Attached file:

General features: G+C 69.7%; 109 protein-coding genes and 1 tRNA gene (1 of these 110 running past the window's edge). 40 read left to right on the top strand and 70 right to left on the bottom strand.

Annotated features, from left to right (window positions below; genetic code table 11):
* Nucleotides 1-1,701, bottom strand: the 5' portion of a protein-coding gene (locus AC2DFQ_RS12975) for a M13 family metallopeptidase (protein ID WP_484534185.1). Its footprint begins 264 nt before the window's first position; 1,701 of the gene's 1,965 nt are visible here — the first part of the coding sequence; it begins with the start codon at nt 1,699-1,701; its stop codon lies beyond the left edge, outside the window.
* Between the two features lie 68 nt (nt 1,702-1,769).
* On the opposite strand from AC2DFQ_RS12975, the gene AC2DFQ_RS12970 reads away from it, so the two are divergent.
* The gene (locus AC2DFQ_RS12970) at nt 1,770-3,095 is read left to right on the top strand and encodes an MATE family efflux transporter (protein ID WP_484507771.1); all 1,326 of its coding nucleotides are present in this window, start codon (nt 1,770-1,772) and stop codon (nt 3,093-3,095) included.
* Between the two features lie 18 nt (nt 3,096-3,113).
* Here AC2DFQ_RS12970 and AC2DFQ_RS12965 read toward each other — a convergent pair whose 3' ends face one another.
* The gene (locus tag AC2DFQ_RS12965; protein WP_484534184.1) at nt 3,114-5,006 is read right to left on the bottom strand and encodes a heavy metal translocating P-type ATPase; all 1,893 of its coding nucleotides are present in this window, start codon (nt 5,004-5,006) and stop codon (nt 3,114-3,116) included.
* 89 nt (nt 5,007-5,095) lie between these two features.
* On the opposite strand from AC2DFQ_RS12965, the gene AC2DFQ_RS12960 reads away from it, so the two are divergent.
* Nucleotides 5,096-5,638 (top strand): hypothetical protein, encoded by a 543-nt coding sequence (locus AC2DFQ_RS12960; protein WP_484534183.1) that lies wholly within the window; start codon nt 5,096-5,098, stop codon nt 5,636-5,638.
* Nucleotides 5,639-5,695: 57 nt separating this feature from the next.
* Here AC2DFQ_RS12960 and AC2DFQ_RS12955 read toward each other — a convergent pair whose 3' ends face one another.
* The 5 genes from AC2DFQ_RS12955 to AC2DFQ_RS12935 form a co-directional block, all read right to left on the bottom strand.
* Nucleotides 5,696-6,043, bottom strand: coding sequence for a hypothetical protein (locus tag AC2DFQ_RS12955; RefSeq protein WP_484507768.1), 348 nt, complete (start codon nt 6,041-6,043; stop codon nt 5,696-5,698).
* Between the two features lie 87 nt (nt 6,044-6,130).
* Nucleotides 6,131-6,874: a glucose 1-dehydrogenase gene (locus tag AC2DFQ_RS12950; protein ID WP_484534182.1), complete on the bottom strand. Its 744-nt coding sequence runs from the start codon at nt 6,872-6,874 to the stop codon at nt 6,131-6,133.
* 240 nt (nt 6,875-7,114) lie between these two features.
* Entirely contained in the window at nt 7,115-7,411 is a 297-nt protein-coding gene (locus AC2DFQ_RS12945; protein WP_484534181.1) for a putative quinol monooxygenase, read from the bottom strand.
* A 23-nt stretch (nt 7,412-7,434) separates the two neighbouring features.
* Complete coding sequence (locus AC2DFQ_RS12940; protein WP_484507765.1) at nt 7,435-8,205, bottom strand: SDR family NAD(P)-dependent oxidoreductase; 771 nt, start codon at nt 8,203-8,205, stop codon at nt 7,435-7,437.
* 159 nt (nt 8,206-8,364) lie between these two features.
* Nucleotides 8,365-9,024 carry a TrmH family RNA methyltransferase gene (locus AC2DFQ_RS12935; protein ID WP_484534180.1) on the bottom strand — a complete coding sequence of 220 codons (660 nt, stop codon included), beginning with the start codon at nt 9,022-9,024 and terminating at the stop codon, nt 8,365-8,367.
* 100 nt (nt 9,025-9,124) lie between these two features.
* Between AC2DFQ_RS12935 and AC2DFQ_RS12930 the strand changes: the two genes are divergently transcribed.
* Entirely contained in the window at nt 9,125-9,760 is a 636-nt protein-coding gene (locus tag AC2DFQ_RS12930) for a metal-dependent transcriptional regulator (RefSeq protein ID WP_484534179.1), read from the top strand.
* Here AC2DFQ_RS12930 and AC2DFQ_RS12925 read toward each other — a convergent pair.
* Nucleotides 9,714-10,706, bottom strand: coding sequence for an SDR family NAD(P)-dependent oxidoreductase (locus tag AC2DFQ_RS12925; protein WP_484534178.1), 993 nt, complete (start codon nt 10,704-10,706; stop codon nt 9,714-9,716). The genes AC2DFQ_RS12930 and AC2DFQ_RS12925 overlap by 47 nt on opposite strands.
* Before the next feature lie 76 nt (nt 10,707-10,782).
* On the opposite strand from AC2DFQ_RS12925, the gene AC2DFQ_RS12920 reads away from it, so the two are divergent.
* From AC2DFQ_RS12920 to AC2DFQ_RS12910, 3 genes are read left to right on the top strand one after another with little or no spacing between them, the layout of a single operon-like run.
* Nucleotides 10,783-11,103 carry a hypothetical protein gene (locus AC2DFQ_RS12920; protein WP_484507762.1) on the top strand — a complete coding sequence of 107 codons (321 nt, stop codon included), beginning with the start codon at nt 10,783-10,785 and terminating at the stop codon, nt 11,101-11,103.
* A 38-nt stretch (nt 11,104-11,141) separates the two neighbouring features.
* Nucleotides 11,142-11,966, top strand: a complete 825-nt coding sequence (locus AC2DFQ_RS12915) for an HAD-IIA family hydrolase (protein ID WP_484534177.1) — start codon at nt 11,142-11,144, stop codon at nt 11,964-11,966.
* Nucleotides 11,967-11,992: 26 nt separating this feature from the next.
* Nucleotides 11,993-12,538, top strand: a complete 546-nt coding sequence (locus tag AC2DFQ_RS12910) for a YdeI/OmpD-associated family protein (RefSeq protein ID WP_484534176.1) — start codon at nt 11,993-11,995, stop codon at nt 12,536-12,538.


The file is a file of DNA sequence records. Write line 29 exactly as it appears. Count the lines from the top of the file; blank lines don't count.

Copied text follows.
* Nucleotides 9,714-10,706, bottom strand: coding sequence for an SDR family NAD(P)-dependent oxidoreductase (locus tag AC2DFQ_RS12925; protein WP_484534178.1), 993 nt, complete (start codon nt 10,704-10,706; stop codon nt 9,714-9,716). The genes AC2DFQ_RS12930 and AC2DFQ_RS12925 overlap by 47 nt on opposite strands.